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Brad Pitt’s Humanitarian Project to Build New LEED Platinum Homes for American Indians

brad pitt make it right LEED home

Brad Pitt has been noticed these days more for his and his wife’s humanitarian activities more than for his acting. His nonprofit “Make it Right” has been involved with many housing projects that provide earth-friendly housing for those without homes, a sort of “Captain Planet” version of Habitat for Humanity.

One of his most recent projects has been his partnership with the Sioux and Assiniboine tribes of Fort Peck, Montana to build ecological homes, buildings, and communities on their reservation. Every one of the twenty different styles of homes is LEED Platinum certified, the highest rating in modern conservationism. In addition to the construction of these homes, the partnership will create a sustainable master plan for the entire reservation, covering thousands of acres and housing the over 6,000 Native Americans who live there.

The non-profit itself was set up in 2007 under the main premise of providing housing for people in need. The company decided that if they were in fact going to build all of these houses, they would do so in a way that helped the environment as well as the people living in it. All of their projects have been LEED Platinum certified, Cradle to Cradle inspired, and quality crafted by renowned architects and input from the community involved.

Brad-PittNow while the star-studded cast of these projects mean well, they are not without controversy, as no good deed goes unpunished. In previous projects, namely their reconstruction of the Lower Ninth Ward in New Orleans, the architects involved were chastised for their contemporary designs, as critics complained that the new homes did not integrate well with the original style of the neighborhood. Keep in mind, however, that Make it Right takes a community-driven approach, and most of the locals that the housing was for chose these contemporary designs over more classic ones.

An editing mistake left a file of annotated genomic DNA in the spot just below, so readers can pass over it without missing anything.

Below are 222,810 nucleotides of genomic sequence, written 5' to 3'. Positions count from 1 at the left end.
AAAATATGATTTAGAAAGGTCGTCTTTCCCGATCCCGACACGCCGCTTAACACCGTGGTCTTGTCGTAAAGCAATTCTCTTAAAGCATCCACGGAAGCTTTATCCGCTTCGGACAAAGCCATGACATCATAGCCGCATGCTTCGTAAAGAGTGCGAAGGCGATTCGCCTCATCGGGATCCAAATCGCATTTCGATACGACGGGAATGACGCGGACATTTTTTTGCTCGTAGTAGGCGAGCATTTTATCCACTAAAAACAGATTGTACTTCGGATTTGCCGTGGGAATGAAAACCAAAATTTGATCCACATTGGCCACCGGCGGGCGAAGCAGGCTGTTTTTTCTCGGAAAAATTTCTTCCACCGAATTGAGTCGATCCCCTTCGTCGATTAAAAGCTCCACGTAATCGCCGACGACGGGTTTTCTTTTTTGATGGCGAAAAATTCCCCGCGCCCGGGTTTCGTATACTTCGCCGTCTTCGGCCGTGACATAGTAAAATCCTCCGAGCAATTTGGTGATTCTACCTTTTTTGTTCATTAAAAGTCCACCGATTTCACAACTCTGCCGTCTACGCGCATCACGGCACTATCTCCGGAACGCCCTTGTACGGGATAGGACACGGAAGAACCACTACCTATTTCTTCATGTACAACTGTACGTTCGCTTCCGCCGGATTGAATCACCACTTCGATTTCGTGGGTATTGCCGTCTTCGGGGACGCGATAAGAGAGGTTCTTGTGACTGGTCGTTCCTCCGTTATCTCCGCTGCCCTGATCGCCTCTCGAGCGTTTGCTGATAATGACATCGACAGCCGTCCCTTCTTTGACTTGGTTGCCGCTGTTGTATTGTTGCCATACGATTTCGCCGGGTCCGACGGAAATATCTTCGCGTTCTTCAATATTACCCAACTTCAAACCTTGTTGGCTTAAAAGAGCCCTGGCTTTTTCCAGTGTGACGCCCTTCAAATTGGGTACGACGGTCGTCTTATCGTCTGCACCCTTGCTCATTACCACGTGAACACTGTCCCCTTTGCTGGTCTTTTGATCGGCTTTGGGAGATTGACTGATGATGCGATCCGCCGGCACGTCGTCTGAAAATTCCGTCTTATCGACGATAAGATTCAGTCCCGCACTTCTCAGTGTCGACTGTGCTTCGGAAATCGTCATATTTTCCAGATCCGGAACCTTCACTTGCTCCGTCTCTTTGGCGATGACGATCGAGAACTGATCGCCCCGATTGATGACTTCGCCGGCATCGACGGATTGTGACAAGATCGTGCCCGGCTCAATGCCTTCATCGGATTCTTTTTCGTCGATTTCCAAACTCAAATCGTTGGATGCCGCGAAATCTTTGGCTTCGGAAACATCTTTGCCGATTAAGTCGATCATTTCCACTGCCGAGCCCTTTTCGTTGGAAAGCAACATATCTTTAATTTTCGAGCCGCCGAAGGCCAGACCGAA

But design hasn’t been the only debated element of Make it Right’s New Orleans interventions. The homes were expensive to build, and many other relief groups were able to build many more units for the same amount of money. In addition, the celebrity-driven attention turned the neighborhood into a bit of a circus, bringing large air-conditioned buses through areas that still lacked basic services. To their credit, though, Make it Right heard these complaints and has tried to evolve for the better.

For this Montana reservation project, Pitt roped in architects and designers from GRAFT, Sustainable Native Communities Collaborative, Architecture for Humanity, Method Homes, and Living Homes. The new partnership with Architecture for Humanity is a positive one, as the established global non-profit has tons of experience building for sidelined communities.

Additionally for this project, Make it Right turned away from so-called “starchitecture” and teamed up with Method Homes and Living Homes, prefab developers who know how to build sustainable housing on a budget. In June 2013, the representatives from these contributing companies spent four days meeting with the local tribe members about culture and needs before drafting their community-driven designs. But what drew Pitt and his nonprofit to shine on this location?

For starters, overcrowding is an ongoing problem on the reservation, with multiple families crowded together in two-bedroom homes and a total of more than 600 people waiting for housing on the reservation. Make it Right plans to address this problem by building solar-powered homes with three to four bedrooms, two to three bathrooms, and available to tribal members whose income levels are at or below 60% of the Area Median Income.

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The residents will buy the home after 15 years of a specialized rent-to-own program, and a small percentage of housing will go to senior citizens and disabled veterans. Joseph Kunkel, Enterprise Rose Architectural Fellow from the Sustainable Native Communities Collaborative, expresses a sentiment shared by those involved, “As a tribal designer working in Indian country, I feel we have an obligation to design and build housing that is tied to the culture, community and place of Fort Peck. We’re excited about the potential impact this project may offer the Assiniboine and Sioux community, along with provide a national precedent for Indian housing nationwide.” Amen to that. Here’s to hoping that this changing non-profit will “Make it Right” this time in Montana.

{ 2 comments… add one }
  • ERic October 2, 2014, 1:34 am

    LEEDS adds a lot of extra cost and restrictions. Have they considered Passive House and Net Zero Energy?

    • San Jose Green Home October 4, 2014, 11:50 am

      Hmm… good point Eric. Perhaps since its a charitable build perhaps some things like extra fees can be waived by USGBC and the inspectors. If you ask me, I wouldn’t even get the certification, just build energy efficient and healthy homes!

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